Tonight Rem Koolhaas will kick off the New Museum’s Festival of Ideas with a keynote that will introduce the major themes behind the festival as well as those at work in his exhibition “Cronocaos,” which debuted last year at the Venice Architecture Biennale. Koolhass and the Office for Metropolitan Architecture (OMA) have been obsessed with the past ever since he co-founded it in 1975. “Cronocaos” is as much a retrospective of some of the firm’s most important work as it is a frank look at the ongoing struggle of preservation in architecture and urbanism in general. “Through our respect for the past,” Koolhass says, “heritage is becoming more and more the dominant metaphor for our lives todays – a situation called Cronocaos. We are trying to find what the future of our memory will look like.”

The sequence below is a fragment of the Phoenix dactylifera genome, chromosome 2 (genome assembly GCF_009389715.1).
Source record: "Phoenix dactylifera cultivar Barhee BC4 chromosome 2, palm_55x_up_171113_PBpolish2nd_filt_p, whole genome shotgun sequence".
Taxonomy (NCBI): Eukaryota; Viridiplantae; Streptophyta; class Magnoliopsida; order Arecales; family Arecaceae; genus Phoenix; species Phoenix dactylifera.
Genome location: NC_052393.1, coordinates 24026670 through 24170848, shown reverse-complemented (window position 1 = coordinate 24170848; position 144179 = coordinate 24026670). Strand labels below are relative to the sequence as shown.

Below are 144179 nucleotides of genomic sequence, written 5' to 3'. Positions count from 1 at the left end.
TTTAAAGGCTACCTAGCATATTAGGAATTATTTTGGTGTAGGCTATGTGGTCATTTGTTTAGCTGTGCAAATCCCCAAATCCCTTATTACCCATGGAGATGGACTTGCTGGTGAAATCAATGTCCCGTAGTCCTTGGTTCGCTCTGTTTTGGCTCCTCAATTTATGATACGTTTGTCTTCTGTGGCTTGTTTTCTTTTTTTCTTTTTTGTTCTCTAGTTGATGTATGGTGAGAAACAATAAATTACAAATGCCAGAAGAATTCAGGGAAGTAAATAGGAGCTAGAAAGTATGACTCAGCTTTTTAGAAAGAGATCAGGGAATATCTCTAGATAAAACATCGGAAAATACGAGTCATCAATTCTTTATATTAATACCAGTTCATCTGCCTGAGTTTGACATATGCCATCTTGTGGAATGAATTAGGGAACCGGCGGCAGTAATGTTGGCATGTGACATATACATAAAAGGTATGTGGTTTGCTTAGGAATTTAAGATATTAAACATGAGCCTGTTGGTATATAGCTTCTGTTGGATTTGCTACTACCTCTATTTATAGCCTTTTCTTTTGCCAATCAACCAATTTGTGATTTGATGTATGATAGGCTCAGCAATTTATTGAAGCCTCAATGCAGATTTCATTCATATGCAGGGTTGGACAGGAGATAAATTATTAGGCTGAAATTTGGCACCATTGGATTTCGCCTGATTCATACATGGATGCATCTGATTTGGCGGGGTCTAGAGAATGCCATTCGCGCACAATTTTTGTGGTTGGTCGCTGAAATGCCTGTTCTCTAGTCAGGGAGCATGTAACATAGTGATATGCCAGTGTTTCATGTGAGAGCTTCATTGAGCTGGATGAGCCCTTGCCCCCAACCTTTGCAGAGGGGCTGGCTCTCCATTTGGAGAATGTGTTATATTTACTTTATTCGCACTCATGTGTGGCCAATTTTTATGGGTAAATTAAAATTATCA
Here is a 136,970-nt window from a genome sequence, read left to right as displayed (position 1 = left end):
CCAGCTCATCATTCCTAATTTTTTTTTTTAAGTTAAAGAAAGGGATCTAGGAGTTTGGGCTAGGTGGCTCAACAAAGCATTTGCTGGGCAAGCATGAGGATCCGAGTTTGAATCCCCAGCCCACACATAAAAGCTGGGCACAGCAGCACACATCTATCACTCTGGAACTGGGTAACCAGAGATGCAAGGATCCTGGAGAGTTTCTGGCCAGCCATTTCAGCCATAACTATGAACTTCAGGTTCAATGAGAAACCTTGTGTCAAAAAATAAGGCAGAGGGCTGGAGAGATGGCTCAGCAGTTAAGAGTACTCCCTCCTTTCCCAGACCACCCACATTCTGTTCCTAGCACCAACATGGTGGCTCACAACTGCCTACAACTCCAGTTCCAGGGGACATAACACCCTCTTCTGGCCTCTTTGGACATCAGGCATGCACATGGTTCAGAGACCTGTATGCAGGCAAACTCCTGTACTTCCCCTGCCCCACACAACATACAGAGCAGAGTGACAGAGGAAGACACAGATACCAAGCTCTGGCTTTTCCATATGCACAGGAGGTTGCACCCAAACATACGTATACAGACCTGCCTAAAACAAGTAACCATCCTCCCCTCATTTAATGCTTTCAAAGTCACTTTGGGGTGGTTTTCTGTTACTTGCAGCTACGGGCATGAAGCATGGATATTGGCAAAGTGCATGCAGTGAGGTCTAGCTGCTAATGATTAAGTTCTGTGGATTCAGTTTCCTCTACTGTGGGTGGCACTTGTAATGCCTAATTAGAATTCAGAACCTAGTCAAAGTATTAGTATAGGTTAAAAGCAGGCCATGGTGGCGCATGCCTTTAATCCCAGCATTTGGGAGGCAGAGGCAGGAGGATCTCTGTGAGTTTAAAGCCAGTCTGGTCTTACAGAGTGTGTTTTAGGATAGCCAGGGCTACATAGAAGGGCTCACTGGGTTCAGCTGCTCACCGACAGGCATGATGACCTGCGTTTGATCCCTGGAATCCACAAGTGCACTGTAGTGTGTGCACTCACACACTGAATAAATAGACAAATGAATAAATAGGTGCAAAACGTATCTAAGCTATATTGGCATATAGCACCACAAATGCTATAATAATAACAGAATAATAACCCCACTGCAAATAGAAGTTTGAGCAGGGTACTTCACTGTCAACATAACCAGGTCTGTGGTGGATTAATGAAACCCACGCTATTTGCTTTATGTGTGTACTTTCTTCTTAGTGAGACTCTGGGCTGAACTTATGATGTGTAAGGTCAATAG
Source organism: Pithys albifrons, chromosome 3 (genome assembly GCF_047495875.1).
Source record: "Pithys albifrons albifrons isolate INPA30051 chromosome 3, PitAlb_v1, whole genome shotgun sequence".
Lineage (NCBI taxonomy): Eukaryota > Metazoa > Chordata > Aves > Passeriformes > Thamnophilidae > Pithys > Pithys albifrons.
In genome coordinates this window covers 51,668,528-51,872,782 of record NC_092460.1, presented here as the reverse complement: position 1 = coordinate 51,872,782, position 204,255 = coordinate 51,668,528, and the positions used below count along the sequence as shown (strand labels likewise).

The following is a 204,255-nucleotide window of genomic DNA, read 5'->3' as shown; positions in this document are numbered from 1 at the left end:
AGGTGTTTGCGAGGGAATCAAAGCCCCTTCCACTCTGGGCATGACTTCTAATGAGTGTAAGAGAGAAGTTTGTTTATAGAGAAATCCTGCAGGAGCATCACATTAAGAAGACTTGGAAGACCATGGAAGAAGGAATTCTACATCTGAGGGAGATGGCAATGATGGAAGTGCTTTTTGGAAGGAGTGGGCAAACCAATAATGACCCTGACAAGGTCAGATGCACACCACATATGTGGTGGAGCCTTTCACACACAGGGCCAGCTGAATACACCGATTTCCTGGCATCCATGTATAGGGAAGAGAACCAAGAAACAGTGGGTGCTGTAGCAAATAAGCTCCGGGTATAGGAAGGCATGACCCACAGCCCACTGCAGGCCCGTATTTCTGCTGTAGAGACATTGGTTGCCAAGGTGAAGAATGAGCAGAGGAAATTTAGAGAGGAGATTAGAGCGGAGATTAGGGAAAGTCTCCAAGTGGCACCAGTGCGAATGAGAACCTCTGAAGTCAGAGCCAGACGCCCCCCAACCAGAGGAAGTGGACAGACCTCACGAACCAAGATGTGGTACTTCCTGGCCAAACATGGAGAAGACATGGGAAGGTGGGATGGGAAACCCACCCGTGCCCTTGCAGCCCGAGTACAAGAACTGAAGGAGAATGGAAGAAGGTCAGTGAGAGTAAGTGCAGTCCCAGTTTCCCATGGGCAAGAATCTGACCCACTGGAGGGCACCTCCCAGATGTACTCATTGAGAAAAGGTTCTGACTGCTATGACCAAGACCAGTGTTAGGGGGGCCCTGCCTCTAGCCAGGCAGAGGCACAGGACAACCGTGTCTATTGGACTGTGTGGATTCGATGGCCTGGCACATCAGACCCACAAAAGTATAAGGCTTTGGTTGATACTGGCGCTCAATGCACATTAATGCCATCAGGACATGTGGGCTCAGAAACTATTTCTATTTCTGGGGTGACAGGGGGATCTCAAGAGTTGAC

The Casa de Musica in Portugal
The Architecture exhibition at this year’s Venice Biennale doesn’t open until late August, but Rem Koolhass has already been announced the winner of the Gold Lion for Lifetime Achievement, the Biennale’s top prize. Koolhaas’ work focuses on “the exchanges between people in space,” said Biennale chairman Paolo Baratta in a reflection on the theme “People Meet in Architecture.” Certainly the structures designed by Koolhass and his partners at OMA (The Office for Metropolitan Architecture) encourage, if not demand attention from their inhabitants. Take the Casa Da Musica in Portugal, one in a series of concert halls designed specifically to “escape the domination of the ‘shoe-box’ concert hall” shape by restructuring the interior layout and including intimate, unexpected spaces for human interaction in contrast to the vastness of the hall itself and the magnitude of the National Orchestra of Porto.